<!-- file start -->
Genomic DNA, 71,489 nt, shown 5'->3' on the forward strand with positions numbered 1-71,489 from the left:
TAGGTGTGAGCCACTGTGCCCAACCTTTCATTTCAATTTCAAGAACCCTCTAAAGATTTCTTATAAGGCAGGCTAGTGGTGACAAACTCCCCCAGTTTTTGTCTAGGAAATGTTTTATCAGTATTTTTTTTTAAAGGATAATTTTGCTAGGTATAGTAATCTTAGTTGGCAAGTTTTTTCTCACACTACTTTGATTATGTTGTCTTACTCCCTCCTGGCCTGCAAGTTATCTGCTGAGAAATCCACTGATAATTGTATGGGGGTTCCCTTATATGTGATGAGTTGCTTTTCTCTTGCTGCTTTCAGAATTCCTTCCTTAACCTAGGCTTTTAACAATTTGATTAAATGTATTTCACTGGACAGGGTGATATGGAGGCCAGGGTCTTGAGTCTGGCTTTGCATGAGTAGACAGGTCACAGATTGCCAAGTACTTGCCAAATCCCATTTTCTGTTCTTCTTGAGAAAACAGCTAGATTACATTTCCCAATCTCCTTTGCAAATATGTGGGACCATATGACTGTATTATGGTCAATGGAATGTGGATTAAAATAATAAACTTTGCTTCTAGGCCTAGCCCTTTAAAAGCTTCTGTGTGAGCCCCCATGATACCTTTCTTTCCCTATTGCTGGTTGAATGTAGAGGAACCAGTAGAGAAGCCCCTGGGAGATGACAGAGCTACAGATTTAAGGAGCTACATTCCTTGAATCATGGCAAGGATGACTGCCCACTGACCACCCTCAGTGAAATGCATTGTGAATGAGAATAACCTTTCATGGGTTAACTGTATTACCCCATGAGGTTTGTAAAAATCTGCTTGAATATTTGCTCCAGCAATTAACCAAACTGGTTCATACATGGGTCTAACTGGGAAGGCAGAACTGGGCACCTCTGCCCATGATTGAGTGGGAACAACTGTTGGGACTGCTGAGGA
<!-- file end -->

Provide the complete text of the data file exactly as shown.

Genomic DNA, 71,489 nt, shown 5'->3' on the forward strand with positions numbered 1-71,489 from the left:
TAGGTGTGAGCCACTGTGCCCAACCTTTCATTTCAATTTCAAGAACCCTCTAAAGATTTCTTATAAGGCAGGCTAGTGGTGACAAACTCCCCCAGTTTTTGTCTAGGAAATGTTTTATCAGTATTTTTTTTTAAAGGATAATTTTGCTAGGTATAGTAATCTTAGTTGGCAAGTTTTTTCTCACACTACTTTGATTATGTTGTCTTACTCCCTCCTGGCCTGCAAGTTATCTGCTGAGAAATCCACTGATAATTGTATGGGGGTTCCCTTATATGTGATGAGTTGCTTTTCTCTTGCTGCTTTCAGAATTCCTTCCTTAACCTAGGCTTTTAACAATTTGATTAAATGTATTTCACTGGACAGGGTGATATGGAGGCCAGGGTCTTGAGTCTGGCTTTGCATGAGTAGACAGGTCACAGATTGCCAAGTACTTGCCAAATCCCATTTTCTGTTCTTCTTGAGAAAACAGCTAGATTACATTTCCCAATCTCCTTTGCAAATATGTGGGACCATATGACTGTATTATGGTCAATGGAATGTGGATTAAAATAATAAACTTTGCTTCTAGGCCTAGCCCTTTAAAAGCTTCTGTGTGAGCCCCCATGATACCTTTCTTTCCCTATTGCTGGTTGAATGTAGAGGAACCAGTAGAGAAGCCCCTGGGAGATGACAGAGCTACAGATTTAAGGAGCTACATTCCTTGAATCATGGCAAGGATGACTGCCCACTGACCACCCTCAGTGAAATGCATTGTGAATGAGAATAACCTTTCATGGGTTAACTGTATTACCCCATGAGGTTTGTAAAAATCTGCTTGAATATTTGCTCCAGCAATTAACCAAACTGGTTCATACATGGGTCTAACTGGGAAGGCAGAACTGGGCACCTCTGCCCATGATTGAGTGGGAACAACTGTTGGGACTGCTGAGGA